Ebersol and McMahon decided to use a different commentary team than what NFL fans were used to seeing on NBC. Therefore they enlisted the services of Jesse Ventura. At the time Ventura was a sitting governor of Minnesota, but he still committed to doing the weekly broadcast. The eight teams were announced and the season was set, although there were no stadiums, no players, and no coaches.

Vince said that the XFL’s game plan was a mystery at the time, even though he could apparently talk about what he wanted to do. It seemed very clear that something was being lost between what the network thought was going to take place and what was actually in place to become a reality.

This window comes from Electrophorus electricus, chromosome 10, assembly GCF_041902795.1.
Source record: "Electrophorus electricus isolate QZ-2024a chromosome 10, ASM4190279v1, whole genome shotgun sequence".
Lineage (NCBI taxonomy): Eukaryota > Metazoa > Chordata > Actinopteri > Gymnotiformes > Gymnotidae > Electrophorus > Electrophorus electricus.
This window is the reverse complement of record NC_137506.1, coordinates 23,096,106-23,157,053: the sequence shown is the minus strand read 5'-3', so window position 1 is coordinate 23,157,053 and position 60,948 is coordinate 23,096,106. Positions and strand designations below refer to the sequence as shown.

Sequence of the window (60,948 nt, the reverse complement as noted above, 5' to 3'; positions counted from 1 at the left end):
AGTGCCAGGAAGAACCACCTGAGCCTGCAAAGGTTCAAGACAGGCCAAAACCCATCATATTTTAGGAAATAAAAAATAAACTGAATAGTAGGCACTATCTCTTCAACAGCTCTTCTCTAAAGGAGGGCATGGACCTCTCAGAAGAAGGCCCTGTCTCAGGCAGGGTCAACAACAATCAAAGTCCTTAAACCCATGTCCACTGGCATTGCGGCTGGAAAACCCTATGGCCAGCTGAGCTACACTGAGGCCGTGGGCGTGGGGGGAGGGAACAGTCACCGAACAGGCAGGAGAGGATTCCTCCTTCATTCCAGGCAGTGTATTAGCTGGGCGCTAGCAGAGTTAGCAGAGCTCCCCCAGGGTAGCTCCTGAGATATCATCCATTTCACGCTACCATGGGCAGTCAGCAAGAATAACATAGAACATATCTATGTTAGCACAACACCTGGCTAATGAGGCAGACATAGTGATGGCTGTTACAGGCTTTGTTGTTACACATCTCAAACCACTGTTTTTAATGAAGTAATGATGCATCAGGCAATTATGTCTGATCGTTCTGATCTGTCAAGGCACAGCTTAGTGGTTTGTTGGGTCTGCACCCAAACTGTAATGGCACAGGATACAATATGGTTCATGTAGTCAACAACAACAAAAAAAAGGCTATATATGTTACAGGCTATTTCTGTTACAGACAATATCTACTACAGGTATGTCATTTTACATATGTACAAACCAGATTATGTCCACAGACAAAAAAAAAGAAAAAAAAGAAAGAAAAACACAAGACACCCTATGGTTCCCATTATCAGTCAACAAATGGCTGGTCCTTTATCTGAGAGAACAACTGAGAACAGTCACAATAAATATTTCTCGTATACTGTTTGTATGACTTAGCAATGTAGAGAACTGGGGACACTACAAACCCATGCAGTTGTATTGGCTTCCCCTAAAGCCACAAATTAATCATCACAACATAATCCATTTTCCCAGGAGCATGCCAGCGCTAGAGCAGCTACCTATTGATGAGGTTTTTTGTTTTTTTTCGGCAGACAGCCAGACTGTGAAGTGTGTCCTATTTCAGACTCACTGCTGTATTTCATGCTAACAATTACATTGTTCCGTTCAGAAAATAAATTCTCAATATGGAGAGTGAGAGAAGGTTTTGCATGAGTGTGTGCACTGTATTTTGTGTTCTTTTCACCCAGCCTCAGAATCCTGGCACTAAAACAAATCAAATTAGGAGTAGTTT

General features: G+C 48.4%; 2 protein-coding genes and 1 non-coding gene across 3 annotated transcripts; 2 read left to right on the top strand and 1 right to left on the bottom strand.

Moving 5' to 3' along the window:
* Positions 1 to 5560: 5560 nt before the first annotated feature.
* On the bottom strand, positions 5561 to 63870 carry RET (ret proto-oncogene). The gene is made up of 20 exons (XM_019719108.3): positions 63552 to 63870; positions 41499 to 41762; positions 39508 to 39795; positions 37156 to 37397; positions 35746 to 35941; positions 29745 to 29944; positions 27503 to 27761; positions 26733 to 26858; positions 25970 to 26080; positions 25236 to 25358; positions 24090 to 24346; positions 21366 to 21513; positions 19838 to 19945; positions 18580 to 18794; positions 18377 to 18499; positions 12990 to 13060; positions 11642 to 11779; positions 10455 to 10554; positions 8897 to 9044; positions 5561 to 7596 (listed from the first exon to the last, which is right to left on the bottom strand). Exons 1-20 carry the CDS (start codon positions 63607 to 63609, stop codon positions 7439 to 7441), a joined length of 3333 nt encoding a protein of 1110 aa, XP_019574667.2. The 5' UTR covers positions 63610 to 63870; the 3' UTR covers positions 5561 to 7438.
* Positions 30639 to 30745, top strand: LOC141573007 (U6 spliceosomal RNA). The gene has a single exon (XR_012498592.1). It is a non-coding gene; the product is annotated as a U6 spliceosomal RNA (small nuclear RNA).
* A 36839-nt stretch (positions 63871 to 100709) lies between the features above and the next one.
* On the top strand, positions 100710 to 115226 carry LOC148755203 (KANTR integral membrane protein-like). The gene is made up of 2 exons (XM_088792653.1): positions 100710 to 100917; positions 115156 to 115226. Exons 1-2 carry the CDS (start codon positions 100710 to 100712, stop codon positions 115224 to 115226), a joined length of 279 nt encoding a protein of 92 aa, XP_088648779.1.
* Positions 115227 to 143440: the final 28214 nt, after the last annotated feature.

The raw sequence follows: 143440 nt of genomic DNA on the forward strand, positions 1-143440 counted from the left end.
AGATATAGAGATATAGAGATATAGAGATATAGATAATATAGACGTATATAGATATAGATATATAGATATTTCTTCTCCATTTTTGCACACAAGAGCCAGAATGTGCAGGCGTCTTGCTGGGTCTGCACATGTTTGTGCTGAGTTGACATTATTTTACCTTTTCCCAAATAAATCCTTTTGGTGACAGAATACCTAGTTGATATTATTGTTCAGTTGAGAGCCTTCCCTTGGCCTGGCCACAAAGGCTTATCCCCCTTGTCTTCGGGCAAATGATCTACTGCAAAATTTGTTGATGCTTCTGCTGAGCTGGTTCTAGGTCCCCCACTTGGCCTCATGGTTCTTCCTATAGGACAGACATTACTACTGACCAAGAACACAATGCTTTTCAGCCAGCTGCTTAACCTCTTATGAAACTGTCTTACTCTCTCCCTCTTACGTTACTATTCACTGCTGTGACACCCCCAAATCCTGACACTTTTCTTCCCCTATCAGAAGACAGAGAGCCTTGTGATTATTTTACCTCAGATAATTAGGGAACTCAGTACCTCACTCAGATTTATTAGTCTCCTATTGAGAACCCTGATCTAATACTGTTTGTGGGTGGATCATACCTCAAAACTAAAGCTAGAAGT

The entire training camp for the XFL’s players took place in Las Vegas and the players were only paid per diem, as they were just doing it for the opportunity to play. The XFL paid players in a very interesting way where they would pay the more successful players more, meaning if they won they got a bonus. The fact that there was no guaranteed money meant that these players had even more on the line with each game.

Although the XFL was announced to be much more different and smash mouth than the NFL, when the official rules came out they did not reflect the promotional branding idea that they had tried to encapsulate.

When all was in place for the first kickoff of an XFL game, there were excited fans tailgating and wearing colors of a team that they had never seen before.